- Associated Press - Thursday, April 5, 2018

PIERRE, S.D. (AP) - Some former South Dakota lawmakers are trying to mount comebacks. One Republican is running for both state Senate and attorney general, and four Democrats are competing in a crowded primary likely to guarantee the two winners seats at the Statehouse.

Voters are set to decide two-dozen legislative primary races in the June 5 election. Officials this week drew numbers out of a South Dakota mug with a bison on it to set the candidates’ order on the ballot.

Here’s a look at some of this year’s most interesting primary races:

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Voters across South Dakota are set to decide 24 legislative primary races. Democrats will have two Senate and five House primaries, and Republicans will have nine Senate and eight House primaries. The South Dakota Democratic Party said Thursday that 110 Democratic candidates are running for 101 out of the 105 seats in the Legislature. Democratic Party Chair Ann Tornberg says it’s another sign of the momentum her party has in South Dakota and around the nation.

State GOP Chairman Dan Lederman says Republicans plan to run a vigorous campaign this season with 115 candidates running for 97 legislative seats. He said the party applauds South Dakota Democrats for their “biennial pantomime of pretending they’re a viable political party,” but that “quantity should not be equated with quality.”



It’s a Republican rematch. Former Sen. Bruce Rampelberg is taking on hard-right incumbent Sen. Lance Russell, who bucked his House term limit in 2016 by casting Rampelberg as a moderate and easily ousting him from the southwest South Dakota Senate seat. But this year, Russell will have to explain to voters why he’s double dipping: the Hot Springs lawmaker is running for Senate and state attorney general.

Former Rep. Patricia Shiery is also competing in the Republican primary.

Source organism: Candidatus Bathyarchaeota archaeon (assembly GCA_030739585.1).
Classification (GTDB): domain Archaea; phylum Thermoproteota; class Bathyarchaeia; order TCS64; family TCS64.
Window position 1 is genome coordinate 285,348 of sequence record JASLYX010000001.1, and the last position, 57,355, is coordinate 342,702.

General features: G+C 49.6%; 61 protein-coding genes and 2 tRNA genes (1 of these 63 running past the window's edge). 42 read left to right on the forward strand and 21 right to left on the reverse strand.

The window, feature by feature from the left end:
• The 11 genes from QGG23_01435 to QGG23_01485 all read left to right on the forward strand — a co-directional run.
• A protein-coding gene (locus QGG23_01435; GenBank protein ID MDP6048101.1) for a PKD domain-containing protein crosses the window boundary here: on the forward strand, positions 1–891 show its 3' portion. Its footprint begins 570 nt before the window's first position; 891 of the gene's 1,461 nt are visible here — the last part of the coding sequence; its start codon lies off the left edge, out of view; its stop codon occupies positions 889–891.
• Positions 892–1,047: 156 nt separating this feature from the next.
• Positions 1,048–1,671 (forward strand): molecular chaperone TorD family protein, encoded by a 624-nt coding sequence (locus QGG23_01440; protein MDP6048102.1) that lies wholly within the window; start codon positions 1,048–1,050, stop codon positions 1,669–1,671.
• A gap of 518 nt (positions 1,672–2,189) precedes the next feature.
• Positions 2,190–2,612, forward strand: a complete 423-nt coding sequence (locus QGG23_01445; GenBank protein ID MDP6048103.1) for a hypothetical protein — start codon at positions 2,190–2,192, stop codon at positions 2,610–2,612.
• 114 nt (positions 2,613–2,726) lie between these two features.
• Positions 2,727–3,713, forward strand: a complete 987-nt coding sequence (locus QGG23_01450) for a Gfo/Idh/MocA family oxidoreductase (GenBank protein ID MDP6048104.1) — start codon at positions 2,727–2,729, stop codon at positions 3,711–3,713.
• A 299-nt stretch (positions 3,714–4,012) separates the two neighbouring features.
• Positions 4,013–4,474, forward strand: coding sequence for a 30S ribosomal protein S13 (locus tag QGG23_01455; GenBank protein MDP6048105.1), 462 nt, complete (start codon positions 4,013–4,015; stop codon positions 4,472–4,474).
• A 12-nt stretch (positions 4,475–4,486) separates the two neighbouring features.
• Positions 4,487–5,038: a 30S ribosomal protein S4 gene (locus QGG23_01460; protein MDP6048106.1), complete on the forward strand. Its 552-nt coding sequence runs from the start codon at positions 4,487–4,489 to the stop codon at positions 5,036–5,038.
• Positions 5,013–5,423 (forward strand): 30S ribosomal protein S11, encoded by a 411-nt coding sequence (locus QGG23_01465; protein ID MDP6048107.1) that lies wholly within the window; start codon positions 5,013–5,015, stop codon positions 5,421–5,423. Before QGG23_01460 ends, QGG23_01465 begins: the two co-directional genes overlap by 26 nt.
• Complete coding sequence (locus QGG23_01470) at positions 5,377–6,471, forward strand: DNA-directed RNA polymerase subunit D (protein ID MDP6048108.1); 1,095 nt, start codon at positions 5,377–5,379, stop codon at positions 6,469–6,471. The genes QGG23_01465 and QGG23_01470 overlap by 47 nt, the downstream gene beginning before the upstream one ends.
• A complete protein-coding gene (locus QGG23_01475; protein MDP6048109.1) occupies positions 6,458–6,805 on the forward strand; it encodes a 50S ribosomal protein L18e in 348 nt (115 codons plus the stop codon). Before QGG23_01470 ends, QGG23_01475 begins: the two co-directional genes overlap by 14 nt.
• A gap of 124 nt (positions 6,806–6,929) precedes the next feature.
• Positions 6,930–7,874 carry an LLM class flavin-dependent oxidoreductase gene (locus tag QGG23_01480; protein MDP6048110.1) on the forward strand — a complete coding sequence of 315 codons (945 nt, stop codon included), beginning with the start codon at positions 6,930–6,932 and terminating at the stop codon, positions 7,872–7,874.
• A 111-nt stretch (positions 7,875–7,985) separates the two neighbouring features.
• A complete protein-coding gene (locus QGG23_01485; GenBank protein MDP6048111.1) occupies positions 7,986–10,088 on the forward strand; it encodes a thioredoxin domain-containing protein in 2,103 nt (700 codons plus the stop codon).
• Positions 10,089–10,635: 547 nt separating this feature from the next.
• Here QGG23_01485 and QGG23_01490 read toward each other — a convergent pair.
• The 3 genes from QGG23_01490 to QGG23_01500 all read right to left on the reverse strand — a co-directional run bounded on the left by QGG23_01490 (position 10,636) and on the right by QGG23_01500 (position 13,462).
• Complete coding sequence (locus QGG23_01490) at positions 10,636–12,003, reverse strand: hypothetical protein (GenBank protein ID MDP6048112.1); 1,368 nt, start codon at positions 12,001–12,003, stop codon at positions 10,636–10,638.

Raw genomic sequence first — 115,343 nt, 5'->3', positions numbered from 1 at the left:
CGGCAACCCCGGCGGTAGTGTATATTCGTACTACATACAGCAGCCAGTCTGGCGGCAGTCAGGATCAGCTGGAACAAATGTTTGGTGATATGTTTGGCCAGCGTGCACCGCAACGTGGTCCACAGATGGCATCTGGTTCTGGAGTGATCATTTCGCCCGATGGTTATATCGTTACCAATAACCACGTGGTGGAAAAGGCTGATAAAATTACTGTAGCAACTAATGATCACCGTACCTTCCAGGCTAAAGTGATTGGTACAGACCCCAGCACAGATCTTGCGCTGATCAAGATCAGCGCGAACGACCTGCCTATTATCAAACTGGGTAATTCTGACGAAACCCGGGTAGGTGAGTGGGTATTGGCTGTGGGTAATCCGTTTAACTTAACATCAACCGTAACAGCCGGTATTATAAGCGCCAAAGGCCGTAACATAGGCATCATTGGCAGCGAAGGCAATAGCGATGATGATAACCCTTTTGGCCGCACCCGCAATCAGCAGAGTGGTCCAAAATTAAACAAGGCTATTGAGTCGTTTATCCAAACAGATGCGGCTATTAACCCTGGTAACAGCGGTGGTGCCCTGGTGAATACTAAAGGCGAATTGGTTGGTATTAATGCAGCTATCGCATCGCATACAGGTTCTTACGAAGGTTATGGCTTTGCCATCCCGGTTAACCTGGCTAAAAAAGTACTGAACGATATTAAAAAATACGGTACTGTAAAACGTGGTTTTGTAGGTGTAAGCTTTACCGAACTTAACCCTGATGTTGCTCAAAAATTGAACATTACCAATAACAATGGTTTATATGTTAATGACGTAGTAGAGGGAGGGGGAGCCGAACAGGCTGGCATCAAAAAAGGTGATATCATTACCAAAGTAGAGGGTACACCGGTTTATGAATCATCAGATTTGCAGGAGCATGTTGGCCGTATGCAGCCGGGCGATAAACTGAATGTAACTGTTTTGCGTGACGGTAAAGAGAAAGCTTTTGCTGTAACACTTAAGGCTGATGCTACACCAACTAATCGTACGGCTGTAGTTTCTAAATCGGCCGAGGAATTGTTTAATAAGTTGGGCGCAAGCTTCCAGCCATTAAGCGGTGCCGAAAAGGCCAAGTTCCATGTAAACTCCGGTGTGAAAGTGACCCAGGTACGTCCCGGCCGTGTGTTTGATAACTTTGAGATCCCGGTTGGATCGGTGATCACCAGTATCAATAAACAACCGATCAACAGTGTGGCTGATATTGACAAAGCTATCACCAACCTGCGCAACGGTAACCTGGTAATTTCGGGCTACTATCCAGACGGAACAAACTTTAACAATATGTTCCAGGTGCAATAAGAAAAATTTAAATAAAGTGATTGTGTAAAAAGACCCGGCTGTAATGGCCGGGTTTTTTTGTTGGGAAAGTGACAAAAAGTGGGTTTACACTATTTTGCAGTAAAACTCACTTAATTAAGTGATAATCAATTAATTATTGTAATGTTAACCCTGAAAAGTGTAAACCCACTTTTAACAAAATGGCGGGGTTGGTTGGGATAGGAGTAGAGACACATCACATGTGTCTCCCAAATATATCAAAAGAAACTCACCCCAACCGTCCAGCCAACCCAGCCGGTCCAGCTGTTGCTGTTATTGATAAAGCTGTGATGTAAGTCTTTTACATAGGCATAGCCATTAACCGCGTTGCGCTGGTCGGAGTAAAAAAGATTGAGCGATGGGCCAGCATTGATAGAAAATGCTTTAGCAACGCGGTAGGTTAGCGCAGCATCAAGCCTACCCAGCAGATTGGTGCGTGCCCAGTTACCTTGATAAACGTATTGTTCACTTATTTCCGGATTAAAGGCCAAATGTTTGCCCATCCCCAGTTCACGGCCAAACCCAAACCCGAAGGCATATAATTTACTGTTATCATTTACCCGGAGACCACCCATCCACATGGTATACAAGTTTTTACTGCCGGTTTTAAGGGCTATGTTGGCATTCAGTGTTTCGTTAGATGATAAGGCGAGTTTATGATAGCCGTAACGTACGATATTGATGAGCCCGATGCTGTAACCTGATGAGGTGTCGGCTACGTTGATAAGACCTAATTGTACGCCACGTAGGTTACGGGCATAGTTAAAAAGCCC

Republican Rep. Lynne DiSanto will try to switch chambers this year after four years in the House. DiSanto is a high-profile conservative known for supporting permitless concealed carry legislation.

DiSanto earlier this year urged Republican legislative leaders to take Capitol misconduct allegations more seriously after a colleague made her fear for her safety on the House floor.

DiSanto is seeking the west river Senate seat being vacated by Republican Terri Haverly, who has endorsed GOP candidate Ryan Smith in the primary race.



Former Rep. Patrick Kirschman, incumbent Rep. Jamie Smith, nonprofit program coordinator Linda Duba and Josh Reinfeld will compete in a four-way Democratic primary race for two spots in the Sioux Falls district. Kirschman, who previously represented the area, is eyeing a return to the Legislature after getting defeated in a 2016 Democratic Senate primary.

No Republicans have filed to run for House in the district.



For ex-Republican governor candidate Lora Hubbel, it’s try, try again to get back into elected office. Hubbel, who unsuccessfully ran a hard-right challenge against GOP Gov. Dennis Daugaard in 2014 and this year fell short of the primary ballot as a governor hopeful, is instead mounting a surprise bid for a Minnehaha County Senate seat that she couldn’t clinch in 2016.

Hubbel, a onetime representative, will face Republican Rep. Wayne Steinhauer, who is looking to move to the Senate with the departure of Sen. Deb Peters.

Daugaard appointed Steinhauer to the House in 2015. Steinhauer won election with the highest vote share of the four House candidates in that district in the 2016 general election.



Democratic Rep. Susan Wismer, who lost to Daugaard in the 2014 governor’s race, will run for outgoing-Sen. Jason Frerichs’ seat. Wismer will face Allison Renville, a convention delegate for former Democratic presidential candidate Bernie Sanders, and Thomas Bisek of New Effington, in the Democratic primary race.

No Republicans have filed to run for the northeastern South Dakota Senate seat.



A Rapid City-area Republican House primary includes incumbent Rep. Sean McPherson, who has been fighting cancer. He is up against Ed Randazzo, director of political operations at conservative group Family Heritage Alliance Action, and South Dakota School of Mines and Technology doctoral candidate Scyller Borglum, an engineer and entrepreneur.

The two primary winners are set to face a pair of Democrats in the fall.

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